Robert E. Prunty, Plaintiff-appellant, v. James F. Ferguson; Jackie Forster; W. Carver; R.ferguson, All Individually and Officially,defendants-appellees, 52 F.3d 326 (6th Cir. 1995)Annotate this Case
Before: MERRITT, Chief Judge; KEITH and WELLFORD, Circuit Judges.
Robert Prunty appeals from the sua sponte dismissal of a prisoner civil rights complaint filed under 42 U.S.C. § 1983. The case has been referred to a panel of the court pursuant to Rule 9(a), Rules of the Sixth Circuit. Upon examination, this panel unanimously agrees that oral argument is not needed. Fed. R. App. P. 34(a).
Robert Prunty is an Ohio inmate. He filed a Sec. 1983 action in which he contended that four named defendants, officials and employees of the Marion [Ohio] Correctional Institution, acted in concert to violate his unspecified civil rights. He sought monetary damages and other relief. The district court sua sponte ordered the complaint to be dismissed as frivolous with the meaning of 28 U.S.C. § 1915(d). This appeal followed. Prunty has submitted a brief in his own behalf; the appellees have indicated by letter that they will not be participating in the appeal unless directed to do so.
Prunty's complaint may be summarized as follows: On February 18, 1994, defendants J. Ferguson and Carver conspired to concoct a false misconduct report against Prunty. Defendant Forster, a secretary, was a passive participant in the conspiracy. Defendant R. Ferguson, the chairman of the Rules Infraction Board, "sanctioned" the conspiracy by finding Prunty as charged. Prunty seeks damages in the amount of $80,000 and injunctive relief, if appropriate. The district court concluded that the complaint did not present any facts from which it could be said that the defendants violated any of Prunty's constitutionally cognizable rights.
An indigent plaintiff who states an arguable claim is entitled to service of process even though it appears that he may not ultimately prevail. Neitzke v. Williams, 490 U.S. 319, 329-30 (1989). A complaint may, however, be dismissed as frivolous under 28 U.S.C. § 1915(d) if it is premised on a non-existent legal interest or a delusional factual scenario. Id. at 327-28. In this situation, the complaint may be dismissed without service of process as lacking an arguable basis in law or fact. Id. at 325. A decision to dismiss a complaint for this reason will not be disturbed absent an abuse of discretion. Denton v. Hernandez, 112 S. Ct. 1728, 1734 (1992). An abuse of discretion exists when the reviewing court is firmly convinced that a mistake has been made. In re Bendectin Litigation, 857 F.2d 290, 307 (6th Cir. 1988), cert. denied, 488 U.S. 1006 (1989).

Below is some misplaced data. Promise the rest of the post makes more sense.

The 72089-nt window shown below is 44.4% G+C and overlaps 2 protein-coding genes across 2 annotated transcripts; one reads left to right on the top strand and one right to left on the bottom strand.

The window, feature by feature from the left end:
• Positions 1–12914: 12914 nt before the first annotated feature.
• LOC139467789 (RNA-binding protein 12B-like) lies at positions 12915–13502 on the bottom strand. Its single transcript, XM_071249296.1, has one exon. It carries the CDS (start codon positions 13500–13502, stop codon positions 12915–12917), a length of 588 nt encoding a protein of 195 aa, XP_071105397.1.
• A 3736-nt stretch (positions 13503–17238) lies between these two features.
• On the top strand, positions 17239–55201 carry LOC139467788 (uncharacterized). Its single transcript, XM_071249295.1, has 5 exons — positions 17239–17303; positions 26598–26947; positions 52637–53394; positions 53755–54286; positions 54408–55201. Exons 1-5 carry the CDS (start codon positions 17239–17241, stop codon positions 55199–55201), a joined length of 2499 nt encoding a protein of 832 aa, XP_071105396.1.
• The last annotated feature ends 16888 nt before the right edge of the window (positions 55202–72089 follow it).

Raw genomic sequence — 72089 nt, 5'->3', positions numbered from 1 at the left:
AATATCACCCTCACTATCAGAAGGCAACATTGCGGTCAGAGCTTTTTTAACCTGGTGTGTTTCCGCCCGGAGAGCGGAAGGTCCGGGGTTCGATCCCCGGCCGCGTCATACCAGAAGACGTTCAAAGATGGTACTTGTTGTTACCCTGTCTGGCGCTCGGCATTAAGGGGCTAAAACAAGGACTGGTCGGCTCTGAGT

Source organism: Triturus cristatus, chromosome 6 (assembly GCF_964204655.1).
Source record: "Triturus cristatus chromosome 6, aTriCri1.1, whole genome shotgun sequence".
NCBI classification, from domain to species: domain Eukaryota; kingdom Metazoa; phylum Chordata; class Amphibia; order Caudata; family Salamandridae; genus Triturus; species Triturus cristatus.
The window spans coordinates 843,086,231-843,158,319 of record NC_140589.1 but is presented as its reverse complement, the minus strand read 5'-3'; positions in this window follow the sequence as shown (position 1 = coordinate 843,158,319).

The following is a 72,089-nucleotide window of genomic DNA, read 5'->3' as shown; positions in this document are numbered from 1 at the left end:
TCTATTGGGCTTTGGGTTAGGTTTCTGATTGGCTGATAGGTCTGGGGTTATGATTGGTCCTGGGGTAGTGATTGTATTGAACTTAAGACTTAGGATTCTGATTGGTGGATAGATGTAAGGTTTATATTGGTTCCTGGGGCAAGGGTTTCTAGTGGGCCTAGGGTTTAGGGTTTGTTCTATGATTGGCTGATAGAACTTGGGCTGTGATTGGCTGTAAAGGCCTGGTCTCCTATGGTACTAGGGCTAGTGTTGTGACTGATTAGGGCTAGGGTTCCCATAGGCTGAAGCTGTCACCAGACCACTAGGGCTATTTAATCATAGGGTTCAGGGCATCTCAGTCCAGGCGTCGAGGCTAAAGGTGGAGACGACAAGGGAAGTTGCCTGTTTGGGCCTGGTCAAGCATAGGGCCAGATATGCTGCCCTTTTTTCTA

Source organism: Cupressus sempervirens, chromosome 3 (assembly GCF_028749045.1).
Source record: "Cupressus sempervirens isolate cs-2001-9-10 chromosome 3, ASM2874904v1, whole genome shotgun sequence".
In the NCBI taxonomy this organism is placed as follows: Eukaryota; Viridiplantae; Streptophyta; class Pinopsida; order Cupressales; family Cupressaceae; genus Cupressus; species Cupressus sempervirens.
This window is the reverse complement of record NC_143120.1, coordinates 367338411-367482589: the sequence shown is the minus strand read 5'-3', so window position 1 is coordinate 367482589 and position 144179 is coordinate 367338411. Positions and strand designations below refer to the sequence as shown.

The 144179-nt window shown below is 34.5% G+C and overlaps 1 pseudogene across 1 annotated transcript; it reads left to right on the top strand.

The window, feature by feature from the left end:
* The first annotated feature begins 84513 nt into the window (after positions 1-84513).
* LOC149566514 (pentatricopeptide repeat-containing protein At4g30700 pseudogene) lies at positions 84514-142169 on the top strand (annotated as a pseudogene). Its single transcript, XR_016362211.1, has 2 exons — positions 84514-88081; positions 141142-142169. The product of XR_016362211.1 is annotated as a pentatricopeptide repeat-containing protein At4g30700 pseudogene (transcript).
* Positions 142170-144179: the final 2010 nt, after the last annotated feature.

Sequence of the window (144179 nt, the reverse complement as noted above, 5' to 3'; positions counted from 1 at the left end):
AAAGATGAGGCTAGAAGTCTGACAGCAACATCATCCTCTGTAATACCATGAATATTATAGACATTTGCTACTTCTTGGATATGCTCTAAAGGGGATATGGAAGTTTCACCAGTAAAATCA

The district court did not abuse its discretion. Prunty has failed to articulate any specific motive for the actions of the alleged conspirators, see, e.g., Cale v. Johnson, 861 F.2d 943, 950 (6th Cir. 1988), and does not contend that he was denied any due process rights in the disciplinary procedure. See Wolff v. McDonnell, 418 U.S. 539 (1974). Prunty has no constitutionally protected interest in remaining free from having to defend himself against allegedly false misconduct reports where there is no indication that he has not been provided procedural due process protections. See, e.g., Freeman v. Rideout, 808 F.2d 949, 952-53 (2d Cir. 1986), cert. denied, 485 U.S. 982 (1988). The appeal lacks merits.1
Accordingly, the district court's judgment is affirmed. Rule 9(b) (3), Rules of the Sixth Circuit.
Judge Wellford notes that plaintiff, a frequent litigator, asserts no attempt to pursue an administrative remedy; he makes a conclusory allegation that "this action does not require exhaustion."